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Sustainable management of two key pests of cabbage, Brassica oleracea var. capitata L. (Brassicaceae), using homemade extracts from garlic and hot pepper

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Cabbage, Brassica oleracea var. capitata L., is an important leafy vegetable that provides vitamins and minerals for healthy body development. However, insect pest attack is a key contributing factor to its low yield. An experiment was undertaken at the agricultural research field of Crops Research Institute, Council for Scientific and Industrial Research (CSIR), Kwadaso in Ghana, during the major seasons of 2010 and 2011 to explore the potential of homemade extracts from garlic, Allium sativum L., and hot pepper, Capsicum frutescens L., in the management of insect pests of cabbage. Emamectin benzoate (ATTACK®) and lambda-cyhalothrin (BOSSMATE® 2.5EC) were used as reference insecticides. There were ten treatments made up of three levels (10, 20 and 30 g L−1 w/v) each of garlic, pepper, a mixture of garlic and pepper, ATTACK®, BOSSMATE® and control (tap water). The key insect pests recorded were the aphid, Brevicoryne brassicae L., and the diamondback moth, Plutella xylostella L. Generally, the efficacy of garlic and pepper was comparable to that of ATTACK®, with BOSSMATE® being the least efficacious. Pepper (20 g L−1 w/v) and ATTACK® (1 ml L−1 v/v) were more effective in controlling P. xylostella than the other treatments. Natural enemies encountered were the Coccinellidae, Syrphidae and Araneae. Generally, BOSSMATE® caused the greatest reduction in natural enemies’ abundance, followed by ATTACK®, with the plant extracts having a mild effect on the natural enemies. Cabbage head yield was comparable among insecticide-treated plots and botanical plots with the control plots doing well in some instances. Garlic and pepper offer a significant potential for further exploration and development into affordable plant protection products for cabbage pests’ management, especially in smallholder farms and backyard gardens and organic vegetable production systems.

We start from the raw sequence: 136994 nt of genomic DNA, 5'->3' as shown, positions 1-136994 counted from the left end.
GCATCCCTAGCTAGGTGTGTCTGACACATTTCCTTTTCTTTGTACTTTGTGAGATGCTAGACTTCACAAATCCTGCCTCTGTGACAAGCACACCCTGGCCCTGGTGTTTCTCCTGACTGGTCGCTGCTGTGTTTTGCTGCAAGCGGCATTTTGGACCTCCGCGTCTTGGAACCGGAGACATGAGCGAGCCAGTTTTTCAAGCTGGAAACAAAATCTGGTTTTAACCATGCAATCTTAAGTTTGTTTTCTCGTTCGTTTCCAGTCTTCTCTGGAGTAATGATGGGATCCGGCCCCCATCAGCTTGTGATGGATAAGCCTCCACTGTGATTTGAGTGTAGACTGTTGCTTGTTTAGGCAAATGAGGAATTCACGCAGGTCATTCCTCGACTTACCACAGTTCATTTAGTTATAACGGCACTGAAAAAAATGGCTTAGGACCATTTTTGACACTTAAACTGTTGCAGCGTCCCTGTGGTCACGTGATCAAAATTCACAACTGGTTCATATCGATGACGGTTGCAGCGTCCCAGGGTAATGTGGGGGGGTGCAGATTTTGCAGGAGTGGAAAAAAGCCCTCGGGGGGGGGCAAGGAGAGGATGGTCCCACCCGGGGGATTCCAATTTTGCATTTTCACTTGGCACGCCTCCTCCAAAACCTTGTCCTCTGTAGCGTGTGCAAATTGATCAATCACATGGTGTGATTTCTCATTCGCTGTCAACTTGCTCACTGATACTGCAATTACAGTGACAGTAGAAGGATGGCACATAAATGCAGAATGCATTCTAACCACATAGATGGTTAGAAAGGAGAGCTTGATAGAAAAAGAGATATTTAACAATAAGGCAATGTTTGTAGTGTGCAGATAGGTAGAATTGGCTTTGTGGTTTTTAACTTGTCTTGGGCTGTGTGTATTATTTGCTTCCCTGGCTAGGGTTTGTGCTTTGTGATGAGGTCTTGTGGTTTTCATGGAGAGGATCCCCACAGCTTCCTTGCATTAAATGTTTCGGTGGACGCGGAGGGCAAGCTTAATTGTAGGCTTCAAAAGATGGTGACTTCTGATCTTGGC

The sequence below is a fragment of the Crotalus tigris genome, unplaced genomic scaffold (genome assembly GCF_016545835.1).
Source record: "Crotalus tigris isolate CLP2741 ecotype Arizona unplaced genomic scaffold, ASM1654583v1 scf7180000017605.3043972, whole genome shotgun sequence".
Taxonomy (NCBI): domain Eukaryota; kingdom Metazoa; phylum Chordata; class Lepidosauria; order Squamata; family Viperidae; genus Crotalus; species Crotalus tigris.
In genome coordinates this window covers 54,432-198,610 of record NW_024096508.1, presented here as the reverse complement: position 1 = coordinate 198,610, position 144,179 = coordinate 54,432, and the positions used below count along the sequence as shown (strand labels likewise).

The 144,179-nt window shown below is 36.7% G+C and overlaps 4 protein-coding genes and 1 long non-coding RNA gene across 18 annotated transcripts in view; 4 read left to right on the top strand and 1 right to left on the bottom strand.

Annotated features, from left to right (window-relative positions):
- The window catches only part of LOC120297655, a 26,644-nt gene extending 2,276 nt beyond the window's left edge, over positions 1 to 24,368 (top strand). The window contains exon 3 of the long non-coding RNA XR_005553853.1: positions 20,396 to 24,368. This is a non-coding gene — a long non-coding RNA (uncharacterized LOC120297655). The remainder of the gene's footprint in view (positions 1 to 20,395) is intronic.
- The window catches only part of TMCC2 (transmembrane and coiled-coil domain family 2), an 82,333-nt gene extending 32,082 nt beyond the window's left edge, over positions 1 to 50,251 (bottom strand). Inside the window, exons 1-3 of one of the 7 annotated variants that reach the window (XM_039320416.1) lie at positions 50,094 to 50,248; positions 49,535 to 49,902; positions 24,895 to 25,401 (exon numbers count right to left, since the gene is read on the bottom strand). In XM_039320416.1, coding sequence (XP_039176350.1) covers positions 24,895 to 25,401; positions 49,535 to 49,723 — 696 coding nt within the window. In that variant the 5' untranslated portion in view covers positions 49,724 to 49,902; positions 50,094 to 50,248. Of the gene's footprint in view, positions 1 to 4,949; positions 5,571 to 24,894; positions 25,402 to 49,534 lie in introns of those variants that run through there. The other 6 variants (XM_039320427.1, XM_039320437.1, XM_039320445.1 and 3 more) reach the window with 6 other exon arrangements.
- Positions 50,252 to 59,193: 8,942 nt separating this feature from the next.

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The authors are grateful to the Director, Crops Research Institute, Council for Scientific and Industrial Research, Ghana, Dr. Hans Adu-Dapaah for providing institutional support for this study. We thank the field assistance offered by our technicians Mr. Gyimah Anthony, Mr. Adama Amadu, Mr. Agyekum Augustine and Mr. Douglas Antwi and Miss Josephine Mends for her assistance in data collection.

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Correspondence to K. O. Fening.

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Fening, K.O., Amoabeng, B.W., Adama, I. et al. Sustainable management of two key pests of cabbage, Brassica oleracea var. capitata L. (Brassicaceae), using homemade extracts from garlic and hot pepper. Org. Agr. 3, 163–173 (2013).

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